To use this construction in every tense, of course you will have to learn how to conjugate the modal verbs.
As some of the passive German examples demonstrate, the passive voice can be quite long and complicated. In spoken language, Germans usually try to use the active voice. Even in written texts, the grammar checker will warn you not to overuse the passive voice. So if you want a short and easy solution but still need to focus on the action and the object affected by it (maybe you don’t even know the agent), you could try one of the following alternatives:
You can leave out the agent and still construct a sentence in the active voice using man (one/they) as the subject:
- “Man spricht Deutsch.” – They speak German.
- “Was spricht man in England?” – What does one speak in England?
As we mentioned above, sentences indicating a possession can’t be constructed in the passive voice. Instead, you can use the Adressatenpassiv. If someone is providing someone else (the indirect object) with something, the indirect object can become the subject of the sentence with a word such as kriegen or bekommen (to get, obtain, receive etc.) acting as an auxiliary verb:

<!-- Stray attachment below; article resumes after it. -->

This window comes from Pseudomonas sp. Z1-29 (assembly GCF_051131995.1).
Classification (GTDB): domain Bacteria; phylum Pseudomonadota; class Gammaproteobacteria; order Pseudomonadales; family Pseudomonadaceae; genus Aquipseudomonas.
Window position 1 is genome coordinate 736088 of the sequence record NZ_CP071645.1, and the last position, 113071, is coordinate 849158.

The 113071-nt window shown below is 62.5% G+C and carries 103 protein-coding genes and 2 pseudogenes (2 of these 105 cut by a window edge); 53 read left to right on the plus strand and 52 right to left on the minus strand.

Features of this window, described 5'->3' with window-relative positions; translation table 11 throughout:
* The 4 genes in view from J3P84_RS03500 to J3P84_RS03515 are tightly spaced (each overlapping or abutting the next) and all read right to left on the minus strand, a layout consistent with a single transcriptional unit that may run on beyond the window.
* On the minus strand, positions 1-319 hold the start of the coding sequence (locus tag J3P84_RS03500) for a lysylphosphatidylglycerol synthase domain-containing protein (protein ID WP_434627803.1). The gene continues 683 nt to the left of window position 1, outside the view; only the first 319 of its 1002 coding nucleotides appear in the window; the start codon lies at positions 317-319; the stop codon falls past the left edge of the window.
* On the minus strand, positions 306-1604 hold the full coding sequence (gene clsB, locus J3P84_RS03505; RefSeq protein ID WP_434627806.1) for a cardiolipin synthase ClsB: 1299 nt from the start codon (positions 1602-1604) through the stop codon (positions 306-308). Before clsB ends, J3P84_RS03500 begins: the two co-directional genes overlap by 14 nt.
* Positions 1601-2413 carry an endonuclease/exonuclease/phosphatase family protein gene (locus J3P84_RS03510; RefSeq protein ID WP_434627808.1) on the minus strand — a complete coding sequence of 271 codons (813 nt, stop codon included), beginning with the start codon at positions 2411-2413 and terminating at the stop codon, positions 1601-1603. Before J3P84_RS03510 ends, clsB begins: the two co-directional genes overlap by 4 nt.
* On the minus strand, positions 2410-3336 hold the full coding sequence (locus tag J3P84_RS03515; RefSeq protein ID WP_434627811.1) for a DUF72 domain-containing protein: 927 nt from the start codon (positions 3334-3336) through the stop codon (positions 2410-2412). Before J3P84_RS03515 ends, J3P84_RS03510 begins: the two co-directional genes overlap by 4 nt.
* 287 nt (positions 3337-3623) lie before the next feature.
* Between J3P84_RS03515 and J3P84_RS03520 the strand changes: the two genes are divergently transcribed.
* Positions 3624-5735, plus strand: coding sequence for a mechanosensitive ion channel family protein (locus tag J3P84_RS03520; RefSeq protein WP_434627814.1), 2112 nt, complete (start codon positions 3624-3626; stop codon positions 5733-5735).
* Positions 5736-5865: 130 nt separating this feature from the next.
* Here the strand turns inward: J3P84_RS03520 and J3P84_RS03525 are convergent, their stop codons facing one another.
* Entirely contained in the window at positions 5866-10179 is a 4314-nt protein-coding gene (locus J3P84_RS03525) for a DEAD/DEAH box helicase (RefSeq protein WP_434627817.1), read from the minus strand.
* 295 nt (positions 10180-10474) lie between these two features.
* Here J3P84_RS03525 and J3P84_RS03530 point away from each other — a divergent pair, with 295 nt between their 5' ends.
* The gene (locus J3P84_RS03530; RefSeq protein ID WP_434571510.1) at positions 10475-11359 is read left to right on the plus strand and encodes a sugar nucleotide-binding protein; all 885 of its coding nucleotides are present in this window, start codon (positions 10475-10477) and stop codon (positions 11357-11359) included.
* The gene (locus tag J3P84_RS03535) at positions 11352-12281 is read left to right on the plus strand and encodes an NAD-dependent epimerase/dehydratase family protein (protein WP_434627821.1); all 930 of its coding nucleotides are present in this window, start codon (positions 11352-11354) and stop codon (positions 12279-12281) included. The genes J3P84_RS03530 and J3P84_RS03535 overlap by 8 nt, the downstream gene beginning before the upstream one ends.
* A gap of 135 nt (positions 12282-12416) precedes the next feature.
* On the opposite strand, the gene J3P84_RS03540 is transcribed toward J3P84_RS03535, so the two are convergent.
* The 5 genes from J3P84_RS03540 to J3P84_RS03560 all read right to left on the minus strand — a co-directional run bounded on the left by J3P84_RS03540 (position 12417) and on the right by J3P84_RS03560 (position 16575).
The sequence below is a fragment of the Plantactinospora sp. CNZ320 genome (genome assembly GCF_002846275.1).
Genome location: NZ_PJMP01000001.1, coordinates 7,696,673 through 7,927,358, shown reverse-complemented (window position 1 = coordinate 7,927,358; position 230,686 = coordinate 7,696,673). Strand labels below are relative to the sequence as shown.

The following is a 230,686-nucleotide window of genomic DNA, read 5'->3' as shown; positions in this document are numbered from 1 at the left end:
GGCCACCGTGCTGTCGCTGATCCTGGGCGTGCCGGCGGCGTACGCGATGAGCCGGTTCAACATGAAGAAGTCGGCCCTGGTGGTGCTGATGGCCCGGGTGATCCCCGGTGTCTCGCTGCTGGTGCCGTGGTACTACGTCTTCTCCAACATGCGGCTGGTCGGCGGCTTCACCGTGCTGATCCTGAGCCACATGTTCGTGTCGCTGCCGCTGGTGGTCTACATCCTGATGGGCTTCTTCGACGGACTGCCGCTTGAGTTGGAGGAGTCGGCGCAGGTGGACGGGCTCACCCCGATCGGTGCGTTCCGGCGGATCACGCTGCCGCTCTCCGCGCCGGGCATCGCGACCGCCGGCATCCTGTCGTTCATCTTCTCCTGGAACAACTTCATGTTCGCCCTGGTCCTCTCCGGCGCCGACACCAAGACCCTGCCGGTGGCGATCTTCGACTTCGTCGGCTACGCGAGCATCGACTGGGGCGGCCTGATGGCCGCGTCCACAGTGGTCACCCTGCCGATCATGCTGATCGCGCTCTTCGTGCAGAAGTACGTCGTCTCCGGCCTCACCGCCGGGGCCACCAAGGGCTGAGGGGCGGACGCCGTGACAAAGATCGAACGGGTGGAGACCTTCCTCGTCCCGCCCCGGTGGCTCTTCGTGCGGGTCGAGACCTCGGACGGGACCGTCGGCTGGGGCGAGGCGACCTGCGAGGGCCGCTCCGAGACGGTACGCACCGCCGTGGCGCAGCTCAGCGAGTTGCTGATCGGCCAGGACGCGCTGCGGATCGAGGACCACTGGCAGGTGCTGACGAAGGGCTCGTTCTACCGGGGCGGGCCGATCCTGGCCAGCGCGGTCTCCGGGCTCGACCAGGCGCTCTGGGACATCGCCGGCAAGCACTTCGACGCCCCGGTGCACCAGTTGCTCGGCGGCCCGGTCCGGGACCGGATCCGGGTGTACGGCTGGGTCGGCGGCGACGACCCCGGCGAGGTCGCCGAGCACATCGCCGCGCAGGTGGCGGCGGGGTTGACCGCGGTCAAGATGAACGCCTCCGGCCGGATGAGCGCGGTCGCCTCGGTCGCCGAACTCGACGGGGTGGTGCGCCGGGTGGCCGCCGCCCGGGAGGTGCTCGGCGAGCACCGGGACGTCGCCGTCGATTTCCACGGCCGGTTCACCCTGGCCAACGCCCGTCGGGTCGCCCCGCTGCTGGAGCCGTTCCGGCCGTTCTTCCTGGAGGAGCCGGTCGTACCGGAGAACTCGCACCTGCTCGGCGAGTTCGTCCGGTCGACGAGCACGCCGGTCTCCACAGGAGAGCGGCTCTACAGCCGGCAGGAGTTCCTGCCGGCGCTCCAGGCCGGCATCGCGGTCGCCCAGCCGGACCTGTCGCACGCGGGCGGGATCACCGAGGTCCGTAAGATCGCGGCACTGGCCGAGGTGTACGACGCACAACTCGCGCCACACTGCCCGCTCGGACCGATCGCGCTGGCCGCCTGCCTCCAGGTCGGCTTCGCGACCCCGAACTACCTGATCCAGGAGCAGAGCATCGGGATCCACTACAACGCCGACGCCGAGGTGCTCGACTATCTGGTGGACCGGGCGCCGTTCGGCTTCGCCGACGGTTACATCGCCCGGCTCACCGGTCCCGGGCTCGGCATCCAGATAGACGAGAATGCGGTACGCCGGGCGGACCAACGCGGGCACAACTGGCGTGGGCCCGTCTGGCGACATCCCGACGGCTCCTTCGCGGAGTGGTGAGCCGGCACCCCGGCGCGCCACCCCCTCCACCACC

- “Das Restaurant liefert uns die Pizza”. – The restaurant delivers the pizza to us.
- “Wir bekommen die Pizza vom Restaurant geliefert.” – We get the pizza (delivered to us) by the restaurant.
German passive voice in a nutshell
Much can be said about the German passive voice. At the end of the day, it all comes down to this: The object becomes the subject, the verb is formed by a conjugated form of werden (processual passive) or sein (statal passive) + past participle. Add the agent with von (person or animal) or durch (thing), and you are good to go. With the tables above, this should be easy enough. In any case, you don’t need to use the passive voice in abundance. Even Germans will choose an alternative construction like a sentence with man (one/they) most of the time.
Sandra lives in Istanbul, together with her kids, cat and dog. As a historian she thrives exploring this ancient city with her two- and four-legged loved ones. Together, they also love to go on adventures through all of Turkey and its neighboring countries. The perfect opportunity to put all the language learning into practice. If she’s not on the road, Sandra is busy putting her experiences into writing as a freelance copywriter for the travel industry and everything related to language, culture and family. Her particular interest lies in providing information on animal welfare with her website contentrundumstier.de.